The world in which I sexually came of age was one where high-school teachers had sex with students and camp counselors molested campers, and all this was known, but not openly discussed, and few kids even told their parents because the parents were part of the problem. They were the ones who taught us that the relationship between Elvis and Priscilla Presley was romantic, even though she was 14 when they met and throughout the years when she should have been in high school was instead imprisoned at Graceland, while he was out twirling his hips and having sex with his Hollywood co-stars. Her own parents (much like the parents of Michael Jackson’s prey) seemed to have been helpless to stop it all because Elvis was Elvis and, more than that, a symbol of everyone’s liberation, so what were you going to do?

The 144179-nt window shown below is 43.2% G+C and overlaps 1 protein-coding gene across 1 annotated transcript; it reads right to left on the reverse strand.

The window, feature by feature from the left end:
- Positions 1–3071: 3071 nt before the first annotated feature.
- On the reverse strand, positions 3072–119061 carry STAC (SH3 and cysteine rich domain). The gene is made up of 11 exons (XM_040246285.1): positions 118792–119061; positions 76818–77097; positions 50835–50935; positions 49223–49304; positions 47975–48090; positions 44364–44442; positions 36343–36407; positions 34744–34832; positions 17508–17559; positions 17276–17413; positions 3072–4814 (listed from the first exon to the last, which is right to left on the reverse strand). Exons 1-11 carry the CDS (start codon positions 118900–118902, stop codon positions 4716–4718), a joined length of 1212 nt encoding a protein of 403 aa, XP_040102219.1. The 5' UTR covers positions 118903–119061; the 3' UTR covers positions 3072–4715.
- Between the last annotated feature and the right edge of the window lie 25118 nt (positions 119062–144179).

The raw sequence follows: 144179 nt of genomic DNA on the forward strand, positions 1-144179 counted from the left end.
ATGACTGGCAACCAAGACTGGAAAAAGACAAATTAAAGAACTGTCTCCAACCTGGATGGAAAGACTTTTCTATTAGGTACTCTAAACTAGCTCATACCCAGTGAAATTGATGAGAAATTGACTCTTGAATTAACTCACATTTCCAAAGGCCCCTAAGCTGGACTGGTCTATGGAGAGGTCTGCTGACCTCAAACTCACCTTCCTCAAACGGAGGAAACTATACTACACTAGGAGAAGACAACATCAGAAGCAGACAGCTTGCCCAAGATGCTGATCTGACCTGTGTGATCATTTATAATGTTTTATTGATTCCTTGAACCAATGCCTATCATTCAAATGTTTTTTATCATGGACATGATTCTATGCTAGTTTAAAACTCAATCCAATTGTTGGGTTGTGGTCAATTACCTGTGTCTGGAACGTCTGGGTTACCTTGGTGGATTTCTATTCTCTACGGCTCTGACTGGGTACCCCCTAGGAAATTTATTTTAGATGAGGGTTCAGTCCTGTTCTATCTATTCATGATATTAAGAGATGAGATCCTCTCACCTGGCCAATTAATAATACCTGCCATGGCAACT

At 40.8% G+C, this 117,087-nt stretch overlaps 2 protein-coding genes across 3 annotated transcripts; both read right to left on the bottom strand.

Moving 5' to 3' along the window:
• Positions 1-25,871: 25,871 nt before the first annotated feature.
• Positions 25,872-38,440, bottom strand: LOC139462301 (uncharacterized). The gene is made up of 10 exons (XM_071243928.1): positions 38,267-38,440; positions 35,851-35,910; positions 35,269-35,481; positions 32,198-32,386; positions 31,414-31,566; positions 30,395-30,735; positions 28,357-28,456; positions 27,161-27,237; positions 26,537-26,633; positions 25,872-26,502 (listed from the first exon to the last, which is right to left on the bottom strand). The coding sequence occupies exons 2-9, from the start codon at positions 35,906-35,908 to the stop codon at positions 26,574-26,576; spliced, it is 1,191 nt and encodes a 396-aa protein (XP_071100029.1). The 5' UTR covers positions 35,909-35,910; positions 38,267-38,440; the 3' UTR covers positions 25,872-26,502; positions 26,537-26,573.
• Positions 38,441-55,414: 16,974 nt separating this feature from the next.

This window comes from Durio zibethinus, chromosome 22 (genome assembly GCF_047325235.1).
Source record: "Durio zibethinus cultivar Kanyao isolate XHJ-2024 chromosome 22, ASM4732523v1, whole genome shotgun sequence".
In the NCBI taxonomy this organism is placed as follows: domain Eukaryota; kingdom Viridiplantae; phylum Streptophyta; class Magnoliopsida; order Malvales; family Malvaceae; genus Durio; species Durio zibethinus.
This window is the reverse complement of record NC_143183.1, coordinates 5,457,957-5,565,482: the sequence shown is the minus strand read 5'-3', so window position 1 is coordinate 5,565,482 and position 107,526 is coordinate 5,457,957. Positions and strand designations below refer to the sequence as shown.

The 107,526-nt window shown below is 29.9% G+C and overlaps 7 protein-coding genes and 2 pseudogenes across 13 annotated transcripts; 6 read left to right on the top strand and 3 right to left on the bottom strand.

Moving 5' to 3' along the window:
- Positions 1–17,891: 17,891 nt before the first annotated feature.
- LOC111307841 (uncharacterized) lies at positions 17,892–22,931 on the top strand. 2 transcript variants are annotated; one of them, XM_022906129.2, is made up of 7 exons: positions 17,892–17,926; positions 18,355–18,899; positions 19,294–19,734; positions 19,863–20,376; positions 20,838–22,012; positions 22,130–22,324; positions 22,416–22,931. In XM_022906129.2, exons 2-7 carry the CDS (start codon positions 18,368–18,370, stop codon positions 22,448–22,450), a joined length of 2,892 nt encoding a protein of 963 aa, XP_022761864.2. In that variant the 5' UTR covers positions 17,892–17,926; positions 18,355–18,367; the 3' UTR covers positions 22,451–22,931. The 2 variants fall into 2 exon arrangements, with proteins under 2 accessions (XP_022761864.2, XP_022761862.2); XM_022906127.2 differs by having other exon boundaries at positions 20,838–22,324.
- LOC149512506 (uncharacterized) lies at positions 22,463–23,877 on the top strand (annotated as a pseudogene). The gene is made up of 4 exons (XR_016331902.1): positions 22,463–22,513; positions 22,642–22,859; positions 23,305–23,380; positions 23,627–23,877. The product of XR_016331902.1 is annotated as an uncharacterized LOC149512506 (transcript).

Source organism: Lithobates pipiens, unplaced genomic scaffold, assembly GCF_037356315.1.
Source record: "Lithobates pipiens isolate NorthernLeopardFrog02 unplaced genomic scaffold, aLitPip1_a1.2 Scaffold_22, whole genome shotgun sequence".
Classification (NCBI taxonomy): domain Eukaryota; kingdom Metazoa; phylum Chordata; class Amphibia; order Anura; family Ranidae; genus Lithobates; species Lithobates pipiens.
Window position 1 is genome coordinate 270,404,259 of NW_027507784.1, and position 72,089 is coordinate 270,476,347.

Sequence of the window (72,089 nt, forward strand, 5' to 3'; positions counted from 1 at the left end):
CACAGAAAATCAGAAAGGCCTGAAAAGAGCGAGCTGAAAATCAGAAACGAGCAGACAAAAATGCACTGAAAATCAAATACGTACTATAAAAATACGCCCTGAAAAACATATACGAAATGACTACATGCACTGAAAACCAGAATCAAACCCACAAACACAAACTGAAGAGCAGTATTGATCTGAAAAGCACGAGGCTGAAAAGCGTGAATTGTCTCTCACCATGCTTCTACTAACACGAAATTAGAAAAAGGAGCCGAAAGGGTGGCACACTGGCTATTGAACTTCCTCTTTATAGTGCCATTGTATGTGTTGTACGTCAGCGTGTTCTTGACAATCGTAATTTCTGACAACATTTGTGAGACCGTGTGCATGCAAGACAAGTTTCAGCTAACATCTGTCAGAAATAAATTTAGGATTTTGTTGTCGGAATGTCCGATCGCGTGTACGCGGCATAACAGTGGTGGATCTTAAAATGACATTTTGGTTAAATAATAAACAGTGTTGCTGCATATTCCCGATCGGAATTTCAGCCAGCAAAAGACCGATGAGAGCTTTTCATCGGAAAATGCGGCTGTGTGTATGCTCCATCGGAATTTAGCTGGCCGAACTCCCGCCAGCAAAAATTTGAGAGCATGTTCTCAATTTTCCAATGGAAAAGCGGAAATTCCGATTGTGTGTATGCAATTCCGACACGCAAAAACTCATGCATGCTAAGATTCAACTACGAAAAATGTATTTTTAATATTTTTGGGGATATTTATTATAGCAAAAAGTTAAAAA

All around us, the silence surrounding the predatory behavior of men was normal — encouraged, even — manifesting as a peer-group pressure not to appear square. It reminds me of a story I heard about the Clintons in their law-school years, living not so far from where I grew up. Bill resided in what was essentially a beach house, selectively attending classes and drinking beer. When Hillary would show up there, Bill’s roommates would roll their eyes. Hillary was a buzz-kill, a label that stuck to her henceforth, even when her husband was discovered to be sticking a cigar up an intern’s vagina in the Oval Office, all in the name of boyish fun. Indeed, most of the political left wing, including myself, raised this defense of Clinton at the time. Who’s to judge a man at play? Clinton’s “appetites,” like his late-night pizza binges, were part of his appeal — or at least that’s what I reasoned at the time. (Now, of course, when Epstein equates molesting an underage girl to “stealing a bagel,” this analogy has a different flavor.)